Debate on Annual Reviews 2013/14 - Primary Sector - Committee stage

Thursday, April 30, 2015

STUART SMITH: Well, it is great to have an opportunity to speak on the primary industries appropriation tonight, and I would like to start by talking about fishing, which seems to have been raised by the previous speaker. In fact, some really good news came out overnight. Aotearoa Fisheries Ltd’s subsidiary has just got the first business agreement with the Dubai Government, which is fantastic news. It goes from very good investment by the Ministry for Primary Industries into that area.
I would also like to talk about shellfish and the production technology company that has just set up in Nelson, which the Minister touched on earlier. That is a Primary Growth Partnership in conjunction with Sanford Ltd, and I have had the pleasure of being out with Sanford Ltd and looking at its aquaculture industry in Marlborough Sounds not so long ago. It was really interesting, only a few weeks ago, to talk about the opportunities that that particular project will bring to the industry.

It is phenomenal. In the wild, there are 30 to 40 million eggs released by a female mussel, but only two of those mature through. The opportunity to do it in a controlled environment, with a controlled gene stock, really, is what is the opportunity here. Because at the moment the industry gets its spat from two sources, and it is really just relying on these spat either coming washed up on shore in seaweed up in Northland or on to racks in Golden Bay. It really is not reliable, and the source is not very top-quality either. So this gives a real breeding programme opportunity. So it is a fantastic opportunity.

The other Primary Growth Partnership I want to talk about this evening is Precision Seafood Harvesting. That is a wonderful innovation that is driven by the Primary Growth Partnership. It has developed new fishing technology, which is going through the patent process as we speak. It gives an opportunity to be much more selective from what is caught in the net. If smaller fish escape from the net they are landed on the boat in much better condition, and it gives an opportunity to return bycatch over the side. Most fish land alive and are in much better condition, and that gives an opportunity to make a lot more money by selling high-quality fish through to our export markets. So it is a great result for the fishing industry.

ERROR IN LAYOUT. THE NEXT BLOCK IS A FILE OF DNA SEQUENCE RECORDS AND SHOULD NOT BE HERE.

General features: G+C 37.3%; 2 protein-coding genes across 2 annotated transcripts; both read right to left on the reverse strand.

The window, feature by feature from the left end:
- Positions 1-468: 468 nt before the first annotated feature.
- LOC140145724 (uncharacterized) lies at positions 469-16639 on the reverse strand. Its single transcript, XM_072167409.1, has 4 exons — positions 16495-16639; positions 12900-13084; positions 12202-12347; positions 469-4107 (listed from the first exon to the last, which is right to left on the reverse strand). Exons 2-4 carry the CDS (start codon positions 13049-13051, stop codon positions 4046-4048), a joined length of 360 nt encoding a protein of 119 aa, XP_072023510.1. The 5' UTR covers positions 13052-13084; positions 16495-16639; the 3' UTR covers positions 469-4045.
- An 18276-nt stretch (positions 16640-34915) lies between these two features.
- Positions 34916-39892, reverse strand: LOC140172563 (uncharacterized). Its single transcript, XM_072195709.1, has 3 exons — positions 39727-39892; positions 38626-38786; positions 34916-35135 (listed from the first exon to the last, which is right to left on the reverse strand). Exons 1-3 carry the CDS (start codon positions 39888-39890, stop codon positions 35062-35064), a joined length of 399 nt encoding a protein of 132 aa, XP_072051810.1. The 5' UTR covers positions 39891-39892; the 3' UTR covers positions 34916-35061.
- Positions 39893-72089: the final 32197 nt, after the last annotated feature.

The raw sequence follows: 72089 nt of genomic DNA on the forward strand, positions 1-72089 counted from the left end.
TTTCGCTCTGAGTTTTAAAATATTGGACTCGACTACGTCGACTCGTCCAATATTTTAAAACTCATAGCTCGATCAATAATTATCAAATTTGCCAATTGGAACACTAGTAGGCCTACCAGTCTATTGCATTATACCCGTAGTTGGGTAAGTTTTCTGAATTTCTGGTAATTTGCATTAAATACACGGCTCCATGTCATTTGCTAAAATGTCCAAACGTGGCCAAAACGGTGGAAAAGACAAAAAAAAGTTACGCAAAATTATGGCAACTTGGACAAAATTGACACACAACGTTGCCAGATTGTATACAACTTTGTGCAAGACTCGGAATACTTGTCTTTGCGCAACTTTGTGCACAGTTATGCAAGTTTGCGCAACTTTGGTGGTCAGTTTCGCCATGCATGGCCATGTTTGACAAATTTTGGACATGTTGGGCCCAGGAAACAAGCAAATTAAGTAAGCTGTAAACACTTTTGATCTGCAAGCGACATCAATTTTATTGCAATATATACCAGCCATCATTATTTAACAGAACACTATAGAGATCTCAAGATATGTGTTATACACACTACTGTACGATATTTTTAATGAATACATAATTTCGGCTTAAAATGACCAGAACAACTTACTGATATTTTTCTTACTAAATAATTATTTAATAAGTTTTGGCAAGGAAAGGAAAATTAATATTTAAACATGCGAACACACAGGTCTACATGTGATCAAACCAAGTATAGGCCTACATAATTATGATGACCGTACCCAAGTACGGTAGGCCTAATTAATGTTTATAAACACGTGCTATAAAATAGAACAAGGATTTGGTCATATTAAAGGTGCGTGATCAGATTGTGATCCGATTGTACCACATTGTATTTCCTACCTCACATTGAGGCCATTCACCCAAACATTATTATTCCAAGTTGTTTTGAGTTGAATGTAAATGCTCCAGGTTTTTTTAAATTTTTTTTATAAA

Turning to biosecurity: one of the big issues, as far as biosecurity goes in the KaikĊura electorate, is Chilean needle grass. A group of people got together—it was one of the top issues—during recess week, I had the pleasure of hosting the Minister for Primary Industries and the Prime Minister at Te Mania in the Conway area, and that had over 400 farmers there. They were concerned about such things as Chilean needle grass, and how to double primary sector exports by 2025 while operating within environmental constraints that we are operating under.

I note that my colleague was talking earlier about Overseer and that the Ministry for Primary Industries put a lot of money into Overseer. It is an iterative programme, and it will take time. It would not matter how much money you threw at it today, tomorrow you would want to be putting some more at it, because it just develops over time.

One of the problems we have is that the science and the regulators are having trouble keeping pace with the change. But farmers on that day at Te Mania were there to really discuss all those issues and to really drive home, to the rest of New Zealand, that while they and the primary industries are the economic engines for the New Zealand economy, they are also guardians of the land, care very deeply about the environment, and realise that their lifestyle and their income is dependent on a good environment and a good environmental result.

The other big announcement that was, I think, briefly touched on by the Minister earlier, is the Pastoral Greenhouse Gas—[Bell rung] Thank you.